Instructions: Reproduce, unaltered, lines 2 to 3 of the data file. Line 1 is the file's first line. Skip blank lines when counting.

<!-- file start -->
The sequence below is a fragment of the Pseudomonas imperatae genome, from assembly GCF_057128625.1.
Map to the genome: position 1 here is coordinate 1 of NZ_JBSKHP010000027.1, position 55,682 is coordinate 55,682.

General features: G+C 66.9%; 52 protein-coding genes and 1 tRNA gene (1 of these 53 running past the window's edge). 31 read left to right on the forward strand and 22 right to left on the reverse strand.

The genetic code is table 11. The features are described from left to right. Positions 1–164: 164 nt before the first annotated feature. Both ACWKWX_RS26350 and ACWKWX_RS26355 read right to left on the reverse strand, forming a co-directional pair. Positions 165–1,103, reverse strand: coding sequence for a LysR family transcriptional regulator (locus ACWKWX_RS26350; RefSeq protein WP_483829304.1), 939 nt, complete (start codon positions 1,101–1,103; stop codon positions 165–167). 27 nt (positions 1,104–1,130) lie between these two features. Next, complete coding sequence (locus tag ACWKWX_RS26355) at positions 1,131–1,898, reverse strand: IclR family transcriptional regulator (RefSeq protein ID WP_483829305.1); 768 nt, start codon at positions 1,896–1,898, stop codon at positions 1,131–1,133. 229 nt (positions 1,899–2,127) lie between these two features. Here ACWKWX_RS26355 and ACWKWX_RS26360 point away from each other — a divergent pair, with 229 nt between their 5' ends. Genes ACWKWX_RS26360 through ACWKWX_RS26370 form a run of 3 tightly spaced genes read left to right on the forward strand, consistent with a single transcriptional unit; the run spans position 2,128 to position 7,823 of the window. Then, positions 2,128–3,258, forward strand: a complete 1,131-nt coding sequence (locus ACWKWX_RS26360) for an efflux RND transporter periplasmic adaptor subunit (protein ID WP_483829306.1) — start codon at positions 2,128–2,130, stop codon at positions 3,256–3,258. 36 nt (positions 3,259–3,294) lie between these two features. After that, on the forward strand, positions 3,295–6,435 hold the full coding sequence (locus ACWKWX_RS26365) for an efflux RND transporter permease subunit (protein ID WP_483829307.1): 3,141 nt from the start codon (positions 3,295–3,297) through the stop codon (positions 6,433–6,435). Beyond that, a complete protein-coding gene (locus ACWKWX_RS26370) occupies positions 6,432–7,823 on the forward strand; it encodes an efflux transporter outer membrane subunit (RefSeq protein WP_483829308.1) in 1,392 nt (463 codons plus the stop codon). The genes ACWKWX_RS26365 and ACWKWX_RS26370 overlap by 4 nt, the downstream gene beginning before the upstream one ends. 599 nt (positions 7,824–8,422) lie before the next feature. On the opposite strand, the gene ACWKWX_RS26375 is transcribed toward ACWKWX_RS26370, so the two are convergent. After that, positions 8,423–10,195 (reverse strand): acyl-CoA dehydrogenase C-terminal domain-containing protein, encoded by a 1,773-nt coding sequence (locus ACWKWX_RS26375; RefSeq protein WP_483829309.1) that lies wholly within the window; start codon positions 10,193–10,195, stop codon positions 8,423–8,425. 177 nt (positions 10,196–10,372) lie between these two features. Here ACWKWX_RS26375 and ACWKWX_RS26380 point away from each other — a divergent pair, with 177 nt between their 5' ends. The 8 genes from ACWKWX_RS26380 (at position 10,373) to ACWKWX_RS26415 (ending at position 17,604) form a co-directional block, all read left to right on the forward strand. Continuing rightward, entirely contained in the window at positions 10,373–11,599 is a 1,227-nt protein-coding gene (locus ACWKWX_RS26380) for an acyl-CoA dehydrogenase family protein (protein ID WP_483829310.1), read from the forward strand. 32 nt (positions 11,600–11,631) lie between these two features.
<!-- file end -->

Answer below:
Map to the genome: position 1 here is coordinate 1 of NZ_JBSKHP010000027.1, position 55,682 is coordinate 55,682.

General features: G+C 66.9%; 52 protein-coding genes and 1 tRNA gene (1 of these 53 running past the window's edge). 31 read left to right on the forward strand and 22 right to left on the reverse strand.